Over a month ago, Vermont’s Legislative leaders, House Speaker Gaye Symington and Senate President Pro-Tem Peter Shumlin announced their formation of a commission to study the legalization of gay marriage. For those outside of Vermont, Vermont was the first state to pass a civil unions law that granted rights for the gay to join in a civil union, but feel short of passing fully equality. To Shumlin and Symington, I agree that when it an issue occurs in regarding rights there is no better time to address them but now. Here in Vermont, debate is starting to shape forward in proclaiming the rights of the gay community. When civil unions did pass there were those who took offense to it and for that they mounted a full counter attack; however their efforts where futile because it was mixed with intolerant religious rhetoric and homophobic fear. “Take Back Vermont” was their charge and their voices rocked the political climate of Vermont. A sleeping giant of right wing conservatism was woken up but despite their protests civil unions became law. Up until just recently, the backlash had been mere echoes of the turbulent times, for you can still see some of the signs posted along the back roads broadcasting their message of fear. Those voices had been quite but now Symington and Shumlin have decided that the time was right to reintroduce the issue of gay marriages, they are awakening again. This time the things have changed and states throughout the country are not only passing civil unions, but also gay marriage legislation. Vermont is merely alone its recourse for it is joined with the strength of the prevailing winds. These statutory rules are not being replaced by legislatures, but by the courts. Iowa’s (not a hot bed of progressive ideals) Supreme Court had just struck down Iowa’s ban on the grounds of constitutionality last week, at now gay marriages has hit the heartland of America. The times are changing; however there is still a token of resistance and many political pundits question the congeniality of the commission. To some there is worry about bring out old wounds and a just a desire to keep the issue at bay, but I refute that claim, for “No one is free when others are oppressed” and “Separate but equal is not equal. When is it good to give some one their rights? Today is the right time and not later. There are still people who feel that it was legitimate to discriminate against African-Americans, but our laws changed because it was the right thing to do. As with racism the country did not wait for the right time, for the time is then, and therefore the time is now. We did not evolve into our system of laws because a few people did not want to insult the voices of the “intolerable, racists,” nor should we do that now for the “homophobic.” As they introduced their plans, I applauded them for being bold and pushing the issue to the forefront. A particular legislator in VT had told me that the way he counteracts his constituents who are opposed to gay rights is to simply ask them how they have become adversely affected by a homosexual individual. Not once, has he gotten a reply and I am sure that 99.9 percent of the time that will be the case. The world had not ended when civil unions were passed nor will then gay marriage cause it as well. However, there are those who claim it based on their religion and to refute that is to remind them of the separation of church and state. We as individuals can not make our religious views applicable to the law for we do not live in a religious theocracy (at least not yet). While, I pontificate the expansions of rights, I want to remind people of what others out there may see. The more and more the issue is brought about the mere it will be shown that those opposed to it are merely fearful and disillusion individuals that are in need of education and learning tolerance. Below is a letter that was printed in Friday’s Times Argus and it shows that point:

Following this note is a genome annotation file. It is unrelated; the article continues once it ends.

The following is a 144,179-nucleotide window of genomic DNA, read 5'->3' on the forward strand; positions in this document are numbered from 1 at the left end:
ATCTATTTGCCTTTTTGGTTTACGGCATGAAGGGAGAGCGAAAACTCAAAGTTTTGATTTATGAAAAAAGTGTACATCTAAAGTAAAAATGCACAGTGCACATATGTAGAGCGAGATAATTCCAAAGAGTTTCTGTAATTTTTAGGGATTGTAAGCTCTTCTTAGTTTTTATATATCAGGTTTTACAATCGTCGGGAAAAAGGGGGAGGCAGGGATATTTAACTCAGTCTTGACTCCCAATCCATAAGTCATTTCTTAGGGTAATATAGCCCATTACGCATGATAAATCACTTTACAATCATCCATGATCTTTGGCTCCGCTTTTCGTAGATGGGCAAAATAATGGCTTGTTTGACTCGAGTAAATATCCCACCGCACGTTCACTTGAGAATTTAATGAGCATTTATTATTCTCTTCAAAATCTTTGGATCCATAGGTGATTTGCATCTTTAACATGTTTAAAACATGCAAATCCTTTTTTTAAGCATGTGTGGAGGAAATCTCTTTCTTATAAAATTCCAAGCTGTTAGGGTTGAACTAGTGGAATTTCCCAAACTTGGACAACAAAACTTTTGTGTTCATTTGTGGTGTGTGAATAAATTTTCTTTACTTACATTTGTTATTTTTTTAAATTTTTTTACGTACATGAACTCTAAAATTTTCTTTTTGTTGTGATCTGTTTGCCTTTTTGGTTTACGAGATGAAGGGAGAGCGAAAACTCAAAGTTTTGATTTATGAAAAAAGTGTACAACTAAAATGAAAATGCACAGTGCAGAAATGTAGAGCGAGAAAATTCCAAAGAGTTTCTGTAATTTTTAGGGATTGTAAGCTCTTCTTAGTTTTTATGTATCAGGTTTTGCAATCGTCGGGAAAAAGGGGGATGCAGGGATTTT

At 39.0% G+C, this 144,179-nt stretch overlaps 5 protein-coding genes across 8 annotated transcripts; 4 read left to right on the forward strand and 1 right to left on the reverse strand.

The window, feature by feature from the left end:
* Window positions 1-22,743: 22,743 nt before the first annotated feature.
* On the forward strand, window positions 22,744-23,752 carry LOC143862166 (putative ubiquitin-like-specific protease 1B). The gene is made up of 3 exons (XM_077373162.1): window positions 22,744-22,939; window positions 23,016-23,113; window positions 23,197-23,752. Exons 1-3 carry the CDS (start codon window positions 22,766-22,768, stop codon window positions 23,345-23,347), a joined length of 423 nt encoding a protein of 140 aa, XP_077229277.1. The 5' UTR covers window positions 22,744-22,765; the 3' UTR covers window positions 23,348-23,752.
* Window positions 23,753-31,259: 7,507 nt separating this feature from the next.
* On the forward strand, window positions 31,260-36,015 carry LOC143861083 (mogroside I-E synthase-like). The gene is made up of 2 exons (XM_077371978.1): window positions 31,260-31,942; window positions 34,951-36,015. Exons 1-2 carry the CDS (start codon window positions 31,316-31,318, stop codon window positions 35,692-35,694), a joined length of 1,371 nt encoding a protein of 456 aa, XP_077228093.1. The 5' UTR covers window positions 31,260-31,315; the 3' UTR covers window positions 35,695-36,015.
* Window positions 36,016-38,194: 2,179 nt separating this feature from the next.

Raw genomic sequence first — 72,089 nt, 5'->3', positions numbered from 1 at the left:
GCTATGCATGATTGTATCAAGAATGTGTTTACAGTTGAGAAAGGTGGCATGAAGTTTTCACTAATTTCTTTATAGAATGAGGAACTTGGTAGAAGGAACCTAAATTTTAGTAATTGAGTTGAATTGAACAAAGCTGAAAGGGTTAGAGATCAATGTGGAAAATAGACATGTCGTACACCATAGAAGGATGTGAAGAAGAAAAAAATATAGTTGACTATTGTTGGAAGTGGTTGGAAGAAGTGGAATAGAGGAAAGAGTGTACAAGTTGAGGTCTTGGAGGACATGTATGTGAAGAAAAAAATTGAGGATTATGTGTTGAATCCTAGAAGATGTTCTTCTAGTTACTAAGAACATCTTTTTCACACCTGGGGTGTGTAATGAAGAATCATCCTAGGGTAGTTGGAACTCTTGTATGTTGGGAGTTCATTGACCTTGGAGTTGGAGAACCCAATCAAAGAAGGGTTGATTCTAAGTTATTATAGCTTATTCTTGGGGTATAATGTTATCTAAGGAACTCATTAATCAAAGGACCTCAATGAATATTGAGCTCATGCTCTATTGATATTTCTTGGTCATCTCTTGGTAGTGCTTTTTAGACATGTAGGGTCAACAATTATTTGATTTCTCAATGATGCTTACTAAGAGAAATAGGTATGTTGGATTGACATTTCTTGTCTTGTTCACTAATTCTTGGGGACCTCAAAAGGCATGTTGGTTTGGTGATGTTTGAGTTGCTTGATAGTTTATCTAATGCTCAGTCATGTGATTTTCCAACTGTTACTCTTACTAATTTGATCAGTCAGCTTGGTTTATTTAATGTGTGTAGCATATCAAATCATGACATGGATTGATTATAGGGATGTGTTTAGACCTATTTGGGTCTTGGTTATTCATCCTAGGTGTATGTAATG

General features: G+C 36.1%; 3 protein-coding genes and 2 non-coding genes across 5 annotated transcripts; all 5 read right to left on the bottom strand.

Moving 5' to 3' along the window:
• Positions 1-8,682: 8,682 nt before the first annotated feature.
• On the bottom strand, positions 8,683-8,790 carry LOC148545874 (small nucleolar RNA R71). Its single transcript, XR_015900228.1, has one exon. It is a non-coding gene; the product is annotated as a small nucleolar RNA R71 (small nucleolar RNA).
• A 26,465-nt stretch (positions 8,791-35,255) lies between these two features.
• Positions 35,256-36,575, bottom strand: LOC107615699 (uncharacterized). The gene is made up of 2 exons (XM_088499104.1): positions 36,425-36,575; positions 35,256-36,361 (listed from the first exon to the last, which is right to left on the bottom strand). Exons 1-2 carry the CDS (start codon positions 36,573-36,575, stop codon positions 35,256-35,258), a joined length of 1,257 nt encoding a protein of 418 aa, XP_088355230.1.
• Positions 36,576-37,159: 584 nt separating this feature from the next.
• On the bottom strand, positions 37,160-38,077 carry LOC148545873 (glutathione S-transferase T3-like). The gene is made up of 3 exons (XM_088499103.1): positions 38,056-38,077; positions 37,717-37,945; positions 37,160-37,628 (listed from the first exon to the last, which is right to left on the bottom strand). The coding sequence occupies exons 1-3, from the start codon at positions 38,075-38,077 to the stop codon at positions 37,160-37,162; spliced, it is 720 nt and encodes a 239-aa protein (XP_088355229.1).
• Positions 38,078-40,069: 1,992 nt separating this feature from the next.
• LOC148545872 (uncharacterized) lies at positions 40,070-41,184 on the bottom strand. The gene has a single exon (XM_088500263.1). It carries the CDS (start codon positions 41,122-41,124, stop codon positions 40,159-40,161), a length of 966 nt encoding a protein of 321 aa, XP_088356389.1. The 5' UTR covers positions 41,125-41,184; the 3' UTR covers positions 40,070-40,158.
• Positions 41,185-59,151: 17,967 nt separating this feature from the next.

Lawmakers should reject gay marriage
September 5, 2007
So our legislators in Montpelier have appointed a biased and one-sided committee to study gay "marriage," and think it will look legitimate if they stick just one token opponent on it? Oh, please!
Is it any wonder the Muslim people of the world hate us Americans so? After all, their holiest book, the Koran, teaches them that homosexual behavior is one of the world's great evils (as indeed so teaches our own Christian Bible — but we tend to ignore that).
So it should not be surprising that the extremists among them plot our destruction.
9/11 will soon seem like a garden party compared to the horrors ahead of us, and we have brought it all upon ourselves. If we are all too wimpish to show any respect for the teachings of our own Bible, lets hope our Legislature can at least avoid insulting dedicated worshipers of the Muslim faith with such trash legislation.
I left this persons name out, on the mere thought that he is already going through so much pain and anger that to write his name would just add fuel to his fire. That is why, I say let them debate the issue because their spokespeople are working on fear and not on reason and the more they speak the more they discredit themselves. Take Vermont forward!!! Peace
Robb Kidd “Only the extremely ignorant or the extremely intelligent can resist change.” Socrates